It is recommended by SDL Tridion to have two separate database in two different machines for Tridion CM (Content Manager) and CD (Content Delivery).

One reason could be, problem/issues of one database should not affect the frontend/performance of another.

What are the other reasons for this recommendation? Please share your views for better understanding.

Currently, we have CM and Cd databases on a single machine. But, We are planning to separate the two database as per SDL's recommendation for better performance on both side.

One Point, will it not be possible to increase the current system's setup/scope (one system with all required/maximum setup) so that both will be in a single server rather than having two different machines but we will achieve the goal of increasing performance?

Thanks for your time.

  • Your first reason is a great one, even on non-production environments. Example scenario for CM would be an infinite loop in CM code (a template that calls itself) or for CD, a really bad CD API call (see the ANDs/ORs scenario). Either can seriously impact a system (worse if on the same box). Commented Nov 15, 2013 at 5:24

3 Answers 3


Apart from Pankaj's reasons, also consider the following:

  • In a production (live) environment, you wouldn't want the CM database running on the front end for security reasons. The usual setup is that the back end system, in this case the Tridion CM is running completely behind a firewall and in a different network than your front end servers, which need the Broker Database;
  • As your Content Manager database grows, it tends to eat up a lot of processing power, disk IO and memory in your database instance. At some point this will block timely processing of other queries in other DBs, unless you have an enormously scaled server.
  • If you have all databases on one database instance, you have created a major single point of failure. If that database crashes you won't have a CM and you won't have a website either, so a setup like this in a production environment is pretty risky.

It completely depends on what kind of performance you are looking for, how many concurrent publishing of items will you be doing and what all are your performance benchmarks.

Let me tell you a practical example, We so far have done all the implementation (moderately big and huge) where we have kept CD database on the same server as that of CM database and they worked well and are still working well, however, with one of the implementation, we learnt later that practically the publishing queue will be huge at a particular instance and in addition, there will be huge transactions in Broker DB using the Broker API and this has a broken all our performance benchmarks of end application as well as the publishing process.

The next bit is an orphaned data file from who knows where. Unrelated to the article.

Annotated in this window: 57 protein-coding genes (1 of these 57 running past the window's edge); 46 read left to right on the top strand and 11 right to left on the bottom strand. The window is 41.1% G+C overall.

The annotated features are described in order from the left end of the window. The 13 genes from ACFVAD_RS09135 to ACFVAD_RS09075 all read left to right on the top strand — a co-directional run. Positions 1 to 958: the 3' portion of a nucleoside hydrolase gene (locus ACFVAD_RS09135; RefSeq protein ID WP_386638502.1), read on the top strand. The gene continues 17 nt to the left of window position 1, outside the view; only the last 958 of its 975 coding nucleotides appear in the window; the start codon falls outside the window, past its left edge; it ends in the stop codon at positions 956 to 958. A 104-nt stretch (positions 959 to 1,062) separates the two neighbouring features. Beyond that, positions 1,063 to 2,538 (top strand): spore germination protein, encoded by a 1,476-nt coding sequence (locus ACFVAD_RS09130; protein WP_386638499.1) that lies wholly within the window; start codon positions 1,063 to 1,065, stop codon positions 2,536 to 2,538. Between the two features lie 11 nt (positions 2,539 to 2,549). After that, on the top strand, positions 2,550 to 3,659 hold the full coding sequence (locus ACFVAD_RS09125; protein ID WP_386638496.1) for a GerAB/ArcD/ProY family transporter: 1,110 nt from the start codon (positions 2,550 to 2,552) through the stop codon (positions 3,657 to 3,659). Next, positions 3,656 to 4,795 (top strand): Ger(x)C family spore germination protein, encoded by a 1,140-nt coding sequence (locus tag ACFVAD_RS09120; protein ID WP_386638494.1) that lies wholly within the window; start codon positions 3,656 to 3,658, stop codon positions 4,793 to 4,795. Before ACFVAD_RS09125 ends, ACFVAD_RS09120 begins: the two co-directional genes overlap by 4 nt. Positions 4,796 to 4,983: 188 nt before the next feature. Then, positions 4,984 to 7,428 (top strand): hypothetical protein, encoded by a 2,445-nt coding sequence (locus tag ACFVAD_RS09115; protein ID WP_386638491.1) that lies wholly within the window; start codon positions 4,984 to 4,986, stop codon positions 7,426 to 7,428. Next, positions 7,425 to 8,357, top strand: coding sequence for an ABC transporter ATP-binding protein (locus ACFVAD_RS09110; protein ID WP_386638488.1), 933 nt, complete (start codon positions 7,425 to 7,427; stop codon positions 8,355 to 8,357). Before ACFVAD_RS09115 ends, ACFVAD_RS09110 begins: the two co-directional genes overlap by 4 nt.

We ended up having a separate server for the CD database as well as we have to deploy the transport service on a separate server.

So it completely depends on the business requirement


The answers are basically already given, but allow me to summarize in my own view. The separation of the CM and CD database is there for the following reasons:

  1. security, you don't want your CM database server to be in a location where it can be exposed to the internet. In the disastrous event that your CD database server is ever compromised, you will at least know that your CM (unpublished) data is still safe.

  2. performance, the CM database is a high volume transactional database so it deserves its own resources, the CD database can (depending on your web farm) also receive a high load, so that too deserves its own resources.

  3. reliability and availability, since your CD database powers your website, you will want to outscale it for high availability. You might even decide to co-locate that database in different parts of the world because of that. But there probably is no need to do the exact same with your CM database (your website is accessed globally, but your Cm might just be accessed from a single location).

All in all these recommendations are given from the assumption that you are a global enterprise customer. Then these requirements should already be in your list, regardless of the solution chosen.

In the end, you should see that having separate servers for the CM and CD database(s) will also mean you can tune them better for their usage. Upscale only the server that needs it and reduce your costs of CPU idle time.

  • Many thanks for your points, it really clears my understanding. Commented Nov 13, 2013 at 11:20

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